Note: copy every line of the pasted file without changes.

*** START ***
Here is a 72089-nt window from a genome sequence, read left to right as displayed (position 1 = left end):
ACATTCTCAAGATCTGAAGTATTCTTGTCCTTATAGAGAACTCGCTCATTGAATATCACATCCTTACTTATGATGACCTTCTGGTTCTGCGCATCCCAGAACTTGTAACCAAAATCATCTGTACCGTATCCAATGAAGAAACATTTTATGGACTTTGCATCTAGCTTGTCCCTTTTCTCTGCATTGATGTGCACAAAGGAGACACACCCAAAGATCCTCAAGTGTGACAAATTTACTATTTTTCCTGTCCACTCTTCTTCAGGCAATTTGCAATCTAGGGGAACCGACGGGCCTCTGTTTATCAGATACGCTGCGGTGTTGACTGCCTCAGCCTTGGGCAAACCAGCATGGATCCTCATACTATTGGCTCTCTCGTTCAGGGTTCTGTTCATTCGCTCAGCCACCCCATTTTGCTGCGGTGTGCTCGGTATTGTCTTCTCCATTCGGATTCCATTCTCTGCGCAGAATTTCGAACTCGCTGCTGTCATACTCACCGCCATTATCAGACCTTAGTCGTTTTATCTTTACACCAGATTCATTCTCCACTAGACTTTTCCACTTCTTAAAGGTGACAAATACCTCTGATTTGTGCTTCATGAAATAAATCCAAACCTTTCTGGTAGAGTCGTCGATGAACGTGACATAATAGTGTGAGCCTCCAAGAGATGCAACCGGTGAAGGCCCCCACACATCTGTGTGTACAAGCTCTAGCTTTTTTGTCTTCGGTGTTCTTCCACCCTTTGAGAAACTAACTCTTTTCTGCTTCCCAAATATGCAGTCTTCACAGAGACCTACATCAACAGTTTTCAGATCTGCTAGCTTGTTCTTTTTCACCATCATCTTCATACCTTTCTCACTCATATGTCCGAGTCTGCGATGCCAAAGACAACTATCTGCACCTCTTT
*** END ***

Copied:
Here is a 72089-nt window from a genome sequence, read left to right as displayed (position 1 = left end):
ACATTCTCAAGATCTGAAGTATTCTTGTCCTTATAGAGAACTCGCTCATTGAATATCACATCCTTACTTATGATGACCTTCTGGTTCTGCGCATCCCAGAACTTGTAACCAAAATCATCTGTACCGTATCCAATGAAGAAACATTTTATGGACTTTGCATCTAGCTTGTCCCTTTTCTCTGCATTGATGTGCACAAAGGAGACACACCCAAAGATCCTCAAGTGTGACAAATTTACTATTTTTCCTGTCCACTCTTCTTCAGGCAATTTGCAATCTAGGGGAACCGACGGGCCTCTGTTTATCAGATACGCTGCGGTGTTGACTGCCTCAGCCTTGGGCAAACCAGCATGGATCCTCATACTATTGGCTCTCTCGTTCAGGGTTCTGTTCATTCGCTCAGCCACCCCATTTTGCTGCGGTGTGCTCGGTATTGTCTTCTCCATTCGGATTCCATTCTCTGCGCAGAATTTCGAACTCGCTGCTGTCATACTCACCGCCATTATCAGACCTTAGTCGTTTTATCTTTACACCAGATTCATTCTCCACTAGACTTTTCCACTTCTTAAAGGTGACAAATACCTCTGATTTGTGCTTCATGAAATAAATCCAAACCTTTCTGGTAGAGTCGTCGATGAACGTGACATAATAGTGTGAGCCTCCAAGAGATGCAACCGGTGAAGGCCCCCACACATCTGTGTGTACAAGCTCTAGCTTTTTTGTCTTCGGTGTTCTTCCACCCTTTGAGAAACTAACTCTTTTCTGCTTCCCAAATATGCAGTCTTCACAGAGACCTACATCAACAGTTTTCAGATCTGCTAGCTTGTTCTTTTTCACCATCATCTTCATACCTTTCTCACTCATATGTCCGAGTCTGCGATGCCAAAGACAACTATCTGCACCTCTTT